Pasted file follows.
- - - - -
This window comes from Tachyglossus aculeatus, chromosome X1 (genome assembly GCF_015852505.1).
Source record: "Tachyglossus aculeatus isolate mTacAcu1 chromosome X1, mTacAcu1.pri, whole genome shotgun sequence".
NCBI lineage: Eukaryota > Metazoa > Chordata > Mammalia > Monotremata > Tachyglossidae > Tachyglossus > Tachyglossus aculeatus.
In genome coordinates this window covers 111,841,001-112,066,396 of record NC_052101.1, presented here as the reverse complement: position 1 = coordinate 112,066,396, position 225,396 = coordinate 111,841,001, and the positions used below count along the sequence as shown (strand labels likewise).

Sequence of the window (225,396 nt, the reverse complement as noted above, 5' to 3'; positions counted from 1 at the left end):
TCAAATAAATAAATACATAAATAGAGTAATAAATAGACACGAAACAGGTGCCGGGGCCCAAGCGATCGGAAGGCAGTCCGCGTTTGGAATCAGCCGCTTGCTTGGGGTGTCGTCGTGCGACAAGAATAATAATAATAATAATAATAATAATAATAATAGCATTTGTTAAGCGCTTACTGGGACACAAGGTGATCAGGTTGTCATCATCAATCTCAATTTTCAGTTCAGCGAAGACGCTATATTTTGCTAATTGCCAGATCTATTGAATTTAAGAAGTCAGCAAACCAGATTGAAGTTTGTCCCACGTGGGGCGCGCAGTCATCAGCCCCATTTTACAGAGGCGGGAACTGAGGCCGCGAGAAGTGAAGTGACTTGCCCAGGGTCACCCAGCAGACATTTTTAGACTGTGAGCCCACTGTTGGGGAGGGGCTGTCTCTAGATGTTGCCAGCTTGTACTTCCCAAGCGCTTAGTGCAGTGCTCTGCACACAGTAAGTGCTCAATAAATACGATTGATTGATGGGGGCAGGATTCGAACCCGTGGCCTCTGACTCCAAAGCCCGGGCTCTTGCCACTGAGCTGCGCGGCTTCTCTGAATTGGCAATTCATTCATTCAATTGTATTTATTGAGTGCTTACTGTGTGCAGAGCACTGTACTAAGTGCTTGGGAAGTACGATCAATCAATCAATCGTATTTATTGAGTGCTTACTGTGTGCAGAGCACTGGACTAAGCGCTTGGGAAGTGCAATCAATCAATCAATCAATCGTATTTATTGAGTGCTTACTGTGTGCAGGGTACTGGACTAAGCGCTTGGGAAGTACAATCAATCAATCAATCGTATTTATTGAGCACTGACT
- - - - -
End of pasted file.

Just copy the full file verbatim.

This window comes from Tachyglossus aculeatus, chromosome X1 (genome assembly GCF_015852505.1).
Source record: "Tachyglossus aculeatus isolate mTacAcu1 chromosome X1, mTacAcu1.pri, whole genome shotgun sequence".
NCBI lineage: Eukaryota > Metazoa > Chordata > Mammalia > Monotremata > Tachyglossidae > Tachyglossus > Tachyglossus aculeatus.
In genome coordinates this window covers 111,841,001-112,066,396 of record NC_052101.1, presented here as the reverse complement: position 1 = coordinate 112,066,396, position 225,396 = coordinate 111,841,001, and the positions used below count along the sequence as shown (strand labels likewise).

Sequence of the window (225,396 nt, the reverse complement as noted above, 5' to 3'; positions counted from 1 at the left end):
TCAAATAAATAAATACATAAATAGAGTAATAAATAGACACGAAACAGGTGCCGGGGCCCAAGCGATCGGAAGGCAGTCCGCGTTTGGAATCAGCCGCTTGCTTGGGGTGTCGTCGTGCGACAAGAATAATAATAATAATAATAATAATAATAATAATAGCATTTGTTAAGCGCTTACTGGGACACAAGGTGATCAGGTTGTCATCATCAATCTCAATTTTCAGTTCAGCGAAGACGCTATATTTTGCTAATTGCCAGATCTATTGAATTTAAGAAGTCAGCAAACCAGATTGAAGTTTGTCCCACGTGGGGCGCGCAGTCATCAGCCCCATTTTACAGAGGCGGGAACTGAGGCCGCGAGAAGTGAAGTGACTTGCCCAGGGTCACCCAGCAGACATTTTTAGACTGTGAGCCCACTGTTGGGGAGGGGCTGTCTCTAGATGTTGCCAGCTTGTACTTCCCAAGCGCTTAGTGCAGTGCTCTGCACACAGTAAGTGCTCAATAAATACGATTGATTGATGGGGGCAGGATTCGAACCCGTGGCCTCTGACTCCAAAGCCCGGGCTCTTGCCACTGAGCTGCGCGGCTTCTCTGAATTGGCAATTCATTCATTCAATTGTATTTATTGAGTGCTTACTGTGTGCAGAGCACTGTACTAAGTGCTTGGGAAGTACGATCAATCAATCAATCGTATTTATTGAGTGCTTACTGTGTGCAGAGCACTGGACTAAGCGCTTGGGAAGTGCAATCAATCAATCAATCAATCGTATTTATTGAGTGCTTACTGTGTGCAGGGTACTGGACTAAGCGCTTGGGAAGTACAATCAATCAATCAATCGTATTTATTGAGCACTGACT